Weirback recently began conditioning beer in small wooden casks and planned to set up regular "Firkin Fridays" in on-premise accounts. "I think it's a great product and a great way to sell beer," he said. "It harkens back to old times." He uses East Kent Goldings to dry-hop these ales in the cask.
For about the first six to eight months the brewery was operating, Weirback worked side-by-side with production supervisor Kirk Decker to brew and package the beer. Now, Decker and brewers Al Prinz and Bud Parsons do most of the hands-on work; Weirback concentrates on sales and only takes part in production about once a week. Prinz and Parsons also spend some time making sales calls. Financial manager Barbara Lampe handles the bookkeeping several days a week.
Business "was great at first," Weirback said. "Then there was a lull, which was a little bit of a shock to us, but we managed to work through that." Because sales started off so well, the brewery then made more beer than it was selling, which caused some problems. "I was really concerned about freshness," Weirback said. "We want to make sure we don't overproduce again."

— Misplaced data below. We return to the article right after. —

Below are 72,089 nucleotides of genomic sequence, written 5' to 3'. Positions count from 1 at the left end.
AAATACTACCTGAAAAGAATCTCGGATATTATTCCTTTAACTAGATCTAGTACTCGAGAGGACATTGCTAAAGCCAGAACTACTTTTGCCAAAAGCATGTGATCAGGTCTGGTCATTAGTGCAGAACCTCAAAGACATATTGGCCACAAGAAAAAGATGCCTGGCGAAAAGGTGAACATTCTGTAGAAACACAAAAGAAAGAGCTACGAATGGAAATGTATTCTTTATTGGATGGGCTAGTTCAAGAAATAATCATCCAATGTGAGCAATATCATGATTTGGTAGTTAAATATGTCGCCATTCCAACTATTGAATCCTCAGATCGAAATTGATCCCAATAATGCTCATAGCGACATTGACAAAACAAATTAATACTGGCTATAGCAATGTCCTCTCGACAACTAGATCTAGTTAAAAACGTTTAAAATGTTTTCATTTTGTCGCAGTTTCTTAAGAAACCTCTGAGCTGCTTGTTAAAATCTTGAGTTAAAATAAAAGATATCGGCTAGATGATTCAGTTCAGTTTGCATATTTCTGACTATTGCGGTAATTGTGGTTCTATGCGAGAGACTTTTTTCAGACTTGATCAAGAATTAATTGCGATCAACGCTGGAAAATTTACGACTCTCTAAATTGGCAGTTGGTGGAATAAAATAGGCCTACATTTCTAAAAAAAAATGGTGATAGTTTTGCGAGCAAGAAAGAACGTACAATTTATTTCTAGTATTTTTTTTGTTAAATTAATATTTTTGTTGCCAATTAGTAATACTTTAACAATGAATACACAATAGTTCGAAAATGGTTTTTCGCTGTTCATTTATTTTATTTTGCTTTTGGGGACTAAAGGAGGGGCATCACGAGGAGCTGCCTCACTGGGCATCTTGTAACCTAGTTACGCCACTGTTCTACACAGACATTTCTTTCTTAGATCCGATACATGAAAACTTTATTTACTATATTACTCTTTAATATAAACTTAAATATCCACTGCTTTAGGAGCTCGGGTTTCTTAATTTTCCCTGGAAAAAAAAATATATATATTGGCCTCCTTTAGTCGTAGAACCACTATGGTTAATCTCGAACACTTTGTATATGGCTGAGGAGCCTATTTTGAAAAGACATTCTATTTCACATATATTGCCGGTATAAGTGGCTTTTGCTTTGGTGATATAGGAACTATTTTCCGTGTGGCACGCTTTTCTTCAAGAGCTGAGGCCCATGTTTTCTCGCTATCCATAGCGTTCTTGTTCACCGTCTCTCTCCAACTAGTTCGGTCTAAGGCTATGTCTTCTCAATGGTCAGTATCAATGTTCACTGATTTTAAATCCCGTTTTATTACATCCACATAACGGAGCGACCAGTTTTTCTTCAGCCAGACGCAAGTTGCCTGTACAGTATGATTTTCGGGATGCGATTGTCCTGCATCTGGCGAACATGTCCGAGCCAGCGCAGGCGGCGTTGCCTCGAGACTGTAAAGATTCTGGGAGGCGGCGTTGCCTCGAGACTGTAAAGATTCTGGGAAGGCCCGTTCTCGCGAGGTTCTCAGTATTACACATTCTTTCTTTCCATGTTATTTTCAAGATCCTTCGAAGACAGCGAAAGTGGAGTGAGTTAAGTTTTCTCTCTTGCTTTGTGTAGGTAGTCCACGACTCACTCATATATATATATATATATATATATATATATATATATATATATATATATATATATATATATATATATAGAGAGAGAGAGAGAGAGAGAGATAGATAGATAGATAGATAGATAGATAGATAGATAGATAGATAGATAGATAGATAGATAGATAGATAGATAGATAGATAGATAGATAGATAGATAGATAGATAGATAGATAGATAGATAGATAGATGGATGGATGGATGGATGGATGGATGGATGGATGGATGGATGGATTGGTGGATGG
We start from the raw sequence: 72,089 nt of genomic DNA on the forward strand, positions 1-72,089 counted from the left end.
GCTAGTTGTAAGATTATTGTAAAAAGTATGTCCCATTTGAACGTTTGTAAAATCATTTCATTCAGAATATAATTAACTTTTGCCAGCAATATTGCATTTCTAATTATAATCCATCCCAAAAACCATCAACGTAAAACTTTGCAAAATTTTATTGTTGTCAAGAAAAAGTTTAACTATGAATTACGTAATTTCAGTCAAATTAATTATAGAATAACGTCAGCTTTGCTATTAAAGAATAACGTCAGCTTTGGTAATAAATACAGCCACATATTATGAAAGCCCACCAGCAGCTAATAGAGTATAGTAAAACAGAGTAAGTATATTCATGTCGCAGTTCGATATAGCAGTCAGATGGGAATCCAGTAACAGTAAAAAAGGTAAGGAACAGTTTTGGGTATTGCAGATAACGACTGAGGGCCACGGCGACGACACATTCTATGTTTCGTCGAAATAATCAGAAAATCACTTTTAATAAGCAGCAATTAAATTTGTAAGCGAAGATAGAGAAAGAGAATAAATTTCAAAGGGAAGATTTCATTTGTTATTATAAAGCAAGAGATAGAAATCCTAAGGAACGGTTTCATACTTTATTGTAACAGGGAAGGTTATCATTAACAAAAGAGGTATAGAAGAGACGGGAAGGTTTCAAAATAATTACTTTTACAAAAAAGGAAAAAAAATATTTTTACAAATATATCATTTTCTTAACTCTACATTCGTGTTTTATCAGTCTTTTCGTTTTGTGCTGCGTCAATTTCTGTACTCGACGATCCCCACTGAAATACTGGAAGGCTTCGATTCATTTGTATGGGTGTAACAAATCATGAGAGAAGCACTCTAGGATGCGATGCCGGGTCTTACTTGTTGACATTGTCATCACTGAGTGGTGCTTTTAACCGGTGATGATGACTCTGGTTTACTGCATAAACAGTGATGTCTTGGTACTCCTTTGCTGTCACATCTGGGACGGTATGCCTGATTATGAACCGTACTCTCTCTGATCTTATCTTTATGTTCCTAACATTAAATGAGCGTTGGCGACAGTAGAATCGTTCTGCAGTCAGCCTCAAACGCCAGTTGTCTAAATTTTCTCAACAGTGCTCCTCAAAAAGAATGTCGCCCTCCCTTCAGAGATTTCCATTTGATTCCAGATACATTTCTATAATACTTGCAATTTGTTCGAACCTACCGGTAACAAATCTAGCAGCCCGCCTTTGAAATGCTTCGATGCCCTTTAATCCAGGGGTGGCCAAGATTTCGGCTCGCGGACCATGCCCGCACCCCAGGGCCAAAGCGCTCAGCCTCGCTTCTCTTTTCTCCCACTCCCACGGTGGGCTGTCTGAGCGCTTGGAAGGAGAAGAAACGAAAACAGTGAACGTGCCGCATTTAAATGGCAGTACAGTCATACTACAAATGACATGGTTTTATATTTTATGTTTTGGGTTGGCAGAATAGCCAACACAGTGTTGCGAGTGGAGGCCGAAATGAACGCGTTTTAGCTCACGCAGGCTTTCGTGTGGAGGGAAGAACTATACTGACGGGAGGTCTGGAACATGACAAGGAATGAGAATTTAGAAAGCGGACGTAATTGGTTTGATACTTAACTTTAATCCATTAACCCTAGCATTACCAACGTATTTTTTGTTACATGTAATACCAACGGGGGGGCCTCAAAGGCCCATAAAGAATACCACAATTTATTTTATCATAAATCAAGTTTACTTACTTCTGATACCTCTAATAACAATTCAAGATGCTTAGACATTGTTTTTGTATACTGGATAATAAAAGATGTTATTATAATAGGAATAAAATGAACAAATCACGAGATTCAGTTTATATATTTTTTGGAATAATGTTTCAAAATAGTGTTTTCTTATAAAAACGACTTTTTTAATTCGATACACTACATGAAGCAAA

Demand has been so strong that the brewers usually brew between five and seven days a week. They generally bottle every other day, using a Meheen MicroMaster bottling unit. The in-between day goes to filtering and carbonation. "It's not a sterile filtration; you get some residual yeast," Weirback said. The beers are not pasteurized.
Weirback is concentrating on increasing sales within the current markets, rather than expanding into new ones. He has had some problems with distributors, whom he called "the bane of the industry."
"There aren't too many who do just micros and do them well," he said. The Easton area is still a fairly untapped market for micros, but he expects interest to increase at a fast pace this year.
Weyerbacher produced about 1,700 barrels in 1996 and is on track to produce 2,500-3,000 barrels this year. "We're growing about 50 percent over last year's sales," Weirback said. Since that translates to a jump from about 1,200 cases a month to about 2,000 cases a month, Weyerbacher is clearly still a small microbrewery. All 5,000 square feet of the building's first floor are often filled with ingredients, bottles and equipment. In fact, when a new shipment of bottles arrives, bags of malt must be moved outside temporarily so there is room to bottle. Weirback plans eventually to expand into the basement, which measures another 6,000 square feet.
Weirback's dream is to one day be "as big as Sierra Nevada," but he adds, "We don't mind waiting 10 to 15 years to get there like they did."
Weyerbacher beer is available primarily throughout east-central Pennsylvania and in the Philadelphia area.
This story originally appeared in Brew Your Own magazine in May, 1997. Weybacher has since become a brewery-restaurant.